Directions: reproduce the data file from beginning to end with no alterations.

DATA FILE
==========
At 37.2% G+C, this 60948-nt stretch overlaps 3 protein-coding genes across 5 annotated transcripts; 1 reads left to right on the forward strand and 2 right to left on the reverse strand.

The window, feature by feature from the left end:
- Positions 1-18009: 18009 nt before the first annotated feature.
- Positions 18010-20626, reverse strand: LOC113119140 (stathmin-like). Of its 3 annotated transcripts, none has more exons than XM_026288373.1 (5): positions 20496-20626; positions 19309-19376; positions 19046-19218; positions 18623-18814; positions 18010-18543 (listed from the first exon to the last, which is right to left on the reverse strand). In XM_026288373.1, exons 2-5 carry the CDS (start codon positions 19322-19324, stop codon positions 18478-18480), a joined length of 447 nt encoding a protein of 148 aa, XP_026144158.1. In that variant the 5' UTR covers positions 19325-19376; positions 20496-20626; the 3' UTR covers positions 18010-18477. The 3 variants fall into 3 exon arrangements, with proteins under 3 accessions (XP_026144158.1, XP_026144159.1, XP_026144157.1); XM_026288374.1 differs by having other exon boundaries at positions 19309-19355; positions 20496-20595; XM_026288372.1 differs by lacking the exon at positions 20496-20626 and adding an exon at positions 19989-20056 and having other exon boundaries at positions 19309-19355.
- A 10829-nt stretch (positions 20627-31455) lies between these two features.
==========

At 37.2% G+C, this 60948-nt stretch overlaps 3 protein-coding genes across 5 annotated transcripts; 1 reads left to right on the forward strand and 2 right to left on the reverse strand.

The window, feature by feature from the left end:
- Positions 1-18009: 18009 nt before the first annotated feature.
- Positions 18010-20626, reverse strand: LOC113119140 (stathmin-like). Of its 3 annotated transcripts, none has more exons than XM_026288373.1 (5): positions 20496-20626; positions 19309-19376; positions 19046-19218; positions 18623-18814; positions 18010-18543 (listed from the first exon to the last, which is right to left on the reverse strand). In XM_026288373.1, exons 2-5 carry the CDS (start codon positions 19322-19324, stop codon positions 18478-18480), a joined length of 447 nt encoding a protein of 148 aa, XP_026144158.1. In that variant the 5' UTR covers positions 19325-19376; positions 20496-20626; the 3' UTR covers positions 18010-18477. The 3 variants fall into 3 exon arrangements, with proteins under 3 accessions (XP_026144158.1, XP_026144159.1, XP_026144157.1); XM_026288374.1 differs by having other exon boundaries at positions 19309-19355; positions 20496-20595; XM_026288372.1 differs by lacking the exon at positions 20496-20626 and adding an exon at positions 19989-20056 and having other exon boundaries at positions 19309-19355.
- A 10829-nt stretch (positions 20627-31455) lies between these two features.